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Time to vote for favorite “Archives Treasure”

Over the past week, we’ve blogged about our three Archives Treasures for February: 1) Photos from the 1969 Black Panther protests at the Capitol; 2) 1976 photos of orcas being captured in Budd Bay near Olympia; and 3) A Colt handgun owned by Hazard Stevens, son of territorial Gov. Isaac Stevens.

Now it’s time to pick your favorite. Please vote for your Archives treasure below. We’ll leave our poll open until this Friday at 4 p.m. Happy voting!

#1 1969 Black Panthers protest photos


#2 1976 photos of orca capture


#3  Hazard Stevens’ Colt handgun


What is your favorite February Archives Treasure?

  • 1969 Black Panthers protest photos (63%)
  • 1976 photos of orca capture (22%)
  • Hazard Stevens' Colt handgun (15%)

Total Voters: 68

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Secretary Wyman unveils 2016 Presidential Primary plan


Secretary of State Kim Wyman is urging lawmakers to authorize a 2016 Presidential Primary and ensure that voters have a strong voice in the nominating process for the highest office in the land.

Wyman, the state’s chief elections officer, said there will be huge public interest in the wide-open White House race next year, and that voters here deserve to be involved. Unveiling her proposal on Tuesday, she said:

“My goal is to secure a voice for our Washington voters with a plan that assures a meaningful election where the results are used to allocate at least part of the national convention delegates from our state. A primary engages voters and would attract the candidates to our communities to learn about our issues and concerns.”

The Presidential Primary was created by lawmakers in 1989 as an Initiative to the Legislature, and is used in tandem with the caucus/convention process that chooses actual delegates.

The primary draws more than 10 times as many participants than the caucuses. Current state law says the caucus system is “unnecessarily restrictive of voter participation” and disenfranchises members of the armed service, people with work conflicts, those with disabilities and others who might not be able to attend a caucus.

UPDATE: You can watch TVW’s coverage of Wyman’s news conference on her Presidential Primary plan here.

continue reading

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Archives Treasure #3: Stevens’ 1860 Colt Army model


The third Archives Treasure for February is the Colt Army Model handgun owned by Hazard Stevens, the son of Isaac Stevens, the first governor of Washington Territory.

The younger Stevens enrolled in Harvard College in 1860, but left at age 19 to join the Union Army during the Civil War. He fought in the Battle of Fredericksburg and served in the Battle of Fort Hunger, for which he received the Medal of Honor.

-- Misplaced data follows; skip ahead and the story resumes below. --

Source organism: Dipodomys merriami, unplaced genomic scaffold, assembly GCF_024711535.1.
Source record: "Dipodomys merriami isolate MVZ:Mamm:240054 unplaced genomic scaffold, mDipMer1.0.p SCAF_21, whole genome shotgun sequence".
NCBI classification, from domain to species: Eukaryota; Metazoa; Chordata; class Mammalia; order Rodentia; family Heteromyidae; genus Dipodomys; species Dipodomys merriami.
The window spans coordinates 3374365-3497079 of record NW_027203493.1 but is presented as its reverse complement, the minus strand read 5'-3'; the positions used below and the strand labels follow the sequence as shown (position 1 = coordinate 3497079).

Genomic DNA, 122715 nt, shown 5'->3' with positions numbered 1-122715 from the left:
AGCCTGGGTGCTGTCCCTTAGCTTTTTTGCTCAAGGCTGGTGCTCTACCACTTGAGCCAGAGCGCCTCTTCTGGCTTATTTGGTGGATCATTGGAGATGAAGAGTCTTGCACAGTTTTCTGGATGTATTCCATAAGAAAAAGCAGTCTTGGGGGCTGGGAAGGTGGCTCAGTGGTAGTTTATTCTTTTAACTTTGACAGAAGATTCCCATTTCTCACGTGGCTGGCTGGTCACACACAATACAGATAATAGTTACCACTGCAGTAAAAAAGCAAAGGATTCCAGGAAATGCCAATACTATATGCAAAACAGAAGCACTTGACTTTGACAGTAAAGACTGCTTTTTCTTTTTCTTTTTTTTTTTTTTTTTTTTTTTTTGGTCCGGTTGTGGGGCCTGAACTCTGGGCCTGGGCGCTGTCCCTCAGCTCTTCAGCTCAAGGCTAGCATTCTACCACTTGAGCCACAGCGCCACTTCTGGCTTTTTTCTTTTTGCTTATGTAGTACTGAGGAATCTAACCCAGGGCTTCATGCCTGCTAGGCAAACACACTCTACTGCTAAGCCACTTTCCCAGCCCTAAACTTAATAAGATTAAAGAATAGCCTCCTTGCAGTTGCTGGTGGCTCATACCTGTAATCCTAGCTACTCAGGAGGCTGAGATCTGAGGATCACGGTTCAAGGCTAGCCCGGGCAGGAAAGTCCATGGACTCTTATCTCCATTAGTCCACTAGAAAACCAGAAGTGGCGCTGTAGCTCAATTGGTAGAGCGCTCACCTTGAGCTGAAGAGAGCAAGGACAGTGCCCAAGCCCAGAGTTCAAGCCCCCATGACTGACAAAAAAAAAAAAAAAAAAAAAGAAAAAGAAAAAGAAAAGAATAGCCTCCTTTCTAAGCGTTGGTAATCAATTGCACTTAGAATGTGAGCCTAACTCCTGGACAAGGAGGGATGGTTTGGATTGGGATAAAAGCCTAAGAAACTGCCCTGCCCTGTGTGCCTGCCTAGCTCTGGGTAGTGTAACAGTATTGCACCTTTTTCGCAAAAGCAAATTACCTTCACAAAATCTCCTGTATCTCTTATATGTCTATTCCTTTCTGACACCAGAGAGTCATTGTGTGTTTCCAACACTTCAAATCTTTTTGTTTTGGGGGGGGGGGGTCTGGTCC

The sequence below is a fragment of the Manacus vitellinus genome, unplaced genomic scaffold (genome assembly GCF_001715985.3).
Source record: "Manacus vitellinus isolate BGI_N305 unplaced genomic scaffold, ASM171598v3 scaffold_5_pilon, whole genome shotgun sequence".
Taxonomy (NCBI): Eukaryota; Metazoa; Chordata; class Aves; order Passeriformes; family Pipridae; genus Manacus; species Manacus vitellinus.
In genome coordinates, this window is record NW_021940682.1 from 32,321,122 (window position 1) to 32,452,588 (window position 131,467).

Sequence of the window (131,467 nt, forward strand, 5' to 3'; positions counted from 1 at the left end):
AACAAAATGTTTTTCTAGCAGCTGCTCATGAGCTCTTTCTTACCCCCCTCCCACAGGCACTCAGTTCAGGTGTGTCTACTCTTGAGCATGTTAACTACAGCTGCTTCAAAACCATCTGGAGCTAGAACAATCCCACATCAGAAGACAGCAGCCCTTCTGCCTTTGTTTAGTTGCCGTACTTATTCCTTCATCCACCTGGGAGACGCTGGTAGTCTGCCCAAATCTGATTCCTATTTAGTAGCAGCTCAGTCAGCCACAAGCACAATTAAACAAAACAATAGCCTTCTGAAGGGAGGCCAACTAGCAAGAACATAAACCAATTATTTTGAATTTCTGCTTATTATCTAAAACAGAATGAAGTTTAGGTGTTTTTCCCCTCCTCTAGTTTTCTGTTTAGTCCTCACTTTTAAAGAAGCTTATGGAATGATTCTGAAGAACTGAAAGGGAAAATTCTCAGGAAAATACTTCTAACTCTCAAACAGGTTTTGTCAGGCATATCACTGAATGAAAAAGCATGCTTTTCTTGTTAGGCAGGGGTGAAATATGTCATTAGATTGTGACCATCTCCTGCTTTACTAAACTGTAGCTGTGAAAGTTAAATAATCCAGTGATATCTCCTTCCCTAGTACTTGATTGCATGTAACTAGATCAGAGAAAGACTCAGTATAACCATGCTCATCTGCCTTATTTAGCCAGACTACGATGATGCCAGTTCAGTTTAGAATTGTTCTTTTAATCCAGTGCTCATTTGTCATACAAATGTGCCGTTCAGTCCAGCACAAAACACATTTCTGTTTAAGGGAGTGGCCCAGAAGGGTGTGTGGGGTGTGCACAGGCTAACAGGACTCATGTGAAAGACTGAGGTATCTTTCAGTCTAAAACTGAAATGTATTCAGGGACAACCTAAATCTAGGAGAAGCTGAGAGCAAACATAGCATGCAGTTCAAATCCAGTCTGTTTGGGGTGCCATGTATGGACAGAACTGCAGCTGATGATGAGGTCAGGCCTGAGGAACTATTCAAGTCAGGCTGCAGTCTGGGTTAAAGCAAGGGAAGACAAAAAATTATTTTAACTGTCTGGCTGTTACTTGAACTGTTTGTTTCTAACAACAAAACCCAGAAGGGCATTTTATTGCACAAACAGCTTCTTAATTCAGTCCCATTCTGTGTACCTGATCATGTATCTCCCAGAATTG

After the war, Hazard Stevens moved to Washington Territory, where he worked for the Oregon Steam Navigation Company and the federal government. In Olympia, he studied law and became an attorney. Stevens practiced law in Washington and, later, in Massachusetts. Among his noteworthy personal accomplishments was the first documented ascent of Mount Rainier, with P. B. Van Trump, in 1870.

Among Union forces, the Colt .44-caliber “Army” Model was the most widely used revolver of the Civil War.

The first two Archives Treasures this month are photos of the 1969 Black Panthers protest in Olympia and photos of an 1976 orca capture in Budd Bay near Olympia.

We’ll start our online poll Tuesday on these three Archives Treasures so you can choose your favorite.

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Archives Treasures #2: 1976 photos of orca capture


(Photos courtesy of Washington State Archives)

The State Archives has hundreds of classic photos of all things Washington, including historic events and incidents. One such incident is the topic of our second Archives Treasure for February.

In March 1976, several orcas in Budd Bay were herded and captured by Sea World in an incident that outraged many, including Gov. Dan Evans and one of his assistants, Ralph Munro, who later became Washington’s Secretary of State. The killer whale capture was captured in several photos taken by the state Game Department’s public relations office. Those photos are now part of the Archives.

The PBS show Frontline has this historical chronology of whale or dolphin captures, which includes the 1976 orca capture in Budd Bay:

“Washington state waters are closed to killer whale captures, in the aftermath of the notorious Budd Inlet killer whale capture of the same year. The whale roundup and capture was witnessed by Ralph Munro, an assistant to Washington State Governor Dan Evans. Munro happened to be sailing in Puget Sound at the time. He reports that Sea World’s captors were using aircraft and explosives to herd and net the whales a clear violation of the terms of their collection permit. When Washington State Governor Dan Evans learned of this, he sued Sea World. All of the whales were eventually released, and a Seattle district court ordered Sea World to give up its permit-granted right to collect killer whales off Washington. Washington state waters became an unofficial sanctuary for killer whales, and so far, no organization has ever again applied to capture killer whales from these waters.”

The third Archives Treasure is coming soon.